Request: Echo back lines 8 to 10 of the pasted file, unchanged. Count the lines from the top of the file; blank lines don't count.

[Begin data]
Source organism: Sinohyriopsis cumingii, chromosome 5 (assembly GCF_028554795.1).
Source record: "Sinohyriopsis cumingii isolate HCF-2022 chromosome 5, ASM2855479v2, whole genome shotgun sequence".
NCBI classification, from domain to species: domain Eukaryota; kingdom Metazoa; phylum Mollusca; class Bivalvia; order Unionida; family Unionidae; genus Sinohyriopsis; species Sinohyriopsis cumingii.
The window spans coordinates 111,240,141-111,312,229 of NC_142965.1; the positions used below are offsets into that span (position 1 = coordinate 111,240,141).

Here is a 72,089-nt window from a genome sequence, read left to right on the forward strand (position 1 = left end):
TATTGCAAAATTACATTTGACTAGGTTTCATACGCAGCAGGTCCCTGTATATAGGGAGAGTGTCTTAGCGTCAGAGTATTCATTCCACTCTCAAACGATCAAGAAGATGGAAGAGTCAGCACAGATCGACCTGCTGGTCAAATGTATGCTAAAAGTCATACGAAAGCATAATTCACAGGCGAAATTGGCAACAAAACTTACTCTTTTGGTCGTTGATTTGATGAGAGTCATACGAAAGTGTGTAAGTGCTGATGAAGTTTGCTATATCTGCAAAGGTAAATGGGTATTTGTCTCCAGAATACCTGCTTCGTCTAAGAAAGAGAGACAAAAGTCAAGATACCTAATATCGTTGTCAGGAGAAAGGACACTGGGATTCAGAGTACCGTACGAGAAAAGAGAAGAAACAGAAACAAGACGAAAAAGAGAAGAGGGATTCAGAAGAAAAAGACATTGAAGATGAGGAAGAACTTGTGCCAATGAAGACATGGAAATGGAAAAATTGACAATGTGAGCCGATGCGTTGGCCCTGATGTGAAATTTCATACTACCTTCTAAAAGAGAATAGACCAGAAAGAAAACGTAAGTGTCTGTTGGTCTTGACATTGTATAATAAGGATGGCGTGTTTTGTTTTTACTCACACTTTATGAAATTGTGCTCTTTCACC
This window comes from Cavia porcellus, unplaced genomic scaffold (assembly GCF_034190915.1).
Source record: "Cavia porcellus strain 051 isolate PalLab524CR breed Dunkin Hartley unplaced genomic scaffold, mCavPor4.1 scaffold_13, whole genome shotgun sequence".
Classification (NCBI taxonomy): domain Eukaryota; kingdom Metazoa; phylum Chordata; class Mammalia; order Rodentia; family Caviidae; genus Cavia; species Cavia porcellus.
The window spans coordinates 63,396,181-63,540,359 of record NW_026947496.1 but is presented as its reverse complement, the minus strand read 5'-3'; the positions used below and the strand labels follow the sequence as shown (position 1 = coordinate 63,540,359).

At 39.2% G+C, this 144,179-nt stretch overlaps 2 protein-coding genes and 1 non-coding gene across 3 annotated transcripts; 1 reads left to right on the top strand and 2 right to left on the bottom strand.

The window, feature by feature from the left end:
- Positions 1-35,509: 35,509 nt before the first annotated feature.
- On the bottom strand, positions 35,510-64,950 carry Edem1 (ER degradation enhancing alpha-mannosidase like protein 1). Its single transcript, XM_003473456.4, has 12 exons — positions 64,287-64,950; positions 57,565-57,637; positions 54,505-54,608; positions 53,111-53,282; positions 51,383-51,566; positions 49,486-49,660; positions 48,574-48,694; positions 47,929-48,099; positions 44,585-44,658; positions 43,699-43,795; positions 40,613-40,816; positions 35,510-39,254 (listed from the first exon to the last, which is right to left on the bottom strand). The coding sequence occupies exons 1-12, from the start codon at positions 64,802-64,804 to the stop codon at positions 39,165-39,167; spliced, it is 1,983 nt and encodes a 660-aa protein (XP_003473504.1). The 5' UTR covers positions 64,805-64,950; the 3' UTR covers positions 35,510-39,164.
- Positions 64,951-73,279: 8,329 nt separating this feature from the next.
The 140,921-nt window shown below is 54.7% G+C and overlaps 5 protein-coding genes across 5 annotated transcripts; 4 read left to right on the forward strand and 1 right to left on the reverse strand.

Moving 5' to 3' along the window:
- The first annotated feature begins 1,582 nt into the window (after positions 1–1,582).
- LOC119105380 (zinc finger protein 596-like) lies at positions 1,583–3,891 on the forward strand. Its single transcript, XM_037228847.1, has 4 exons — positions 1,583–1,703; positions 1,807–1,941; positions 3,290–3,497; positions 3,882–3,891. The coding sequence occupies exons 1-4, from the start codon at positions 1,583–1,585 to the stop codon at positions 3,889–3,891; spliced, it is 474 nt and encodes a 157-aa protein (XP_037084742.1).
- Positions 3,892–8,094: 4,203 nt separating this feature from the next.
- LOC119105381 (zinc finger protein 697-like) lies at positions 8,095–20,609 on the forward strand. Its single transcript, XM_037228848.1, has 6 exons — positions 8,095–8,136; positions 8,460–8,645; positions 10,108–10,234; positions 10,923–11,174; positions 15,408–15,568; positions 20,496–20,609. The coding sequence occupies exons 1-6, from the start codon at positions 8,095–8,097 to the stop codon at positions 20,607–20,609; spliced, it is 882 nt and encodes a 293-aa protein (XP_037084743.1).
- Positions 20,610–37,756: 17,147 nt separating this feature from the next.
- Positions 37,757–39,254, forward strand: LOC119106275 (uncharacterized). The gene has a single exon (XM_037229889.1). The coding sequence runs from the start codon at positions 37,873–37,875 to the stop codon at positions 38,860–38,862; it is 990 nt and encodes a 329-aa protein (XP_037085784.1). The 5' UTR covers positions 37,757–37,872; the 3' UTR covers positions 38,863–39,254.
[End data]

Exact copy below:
Source record: "Cavia porcellus strain 051 isolate PalLab524CR breed Dunkin Hartley unplaced genomic scaffold, mCavPor4.1 scaffold_13, whole genome shotgun sequence".
Classification (NCBI taxonomy): domain Eukaryota; kingdom Metazoa; phylum Chordata; class Mammalia; order Rodentia; family Caviidae; genus Cavia; species Cavia porcellus.
The window spans coordinates 63,396,181-63,540,359 of record NW_026947496.1 but is presented as its reverse complement, the minus strand read 5'-3'; the positions used below and the strand labels follow the sequence as shown (position 1 = coordinate 63,540,359).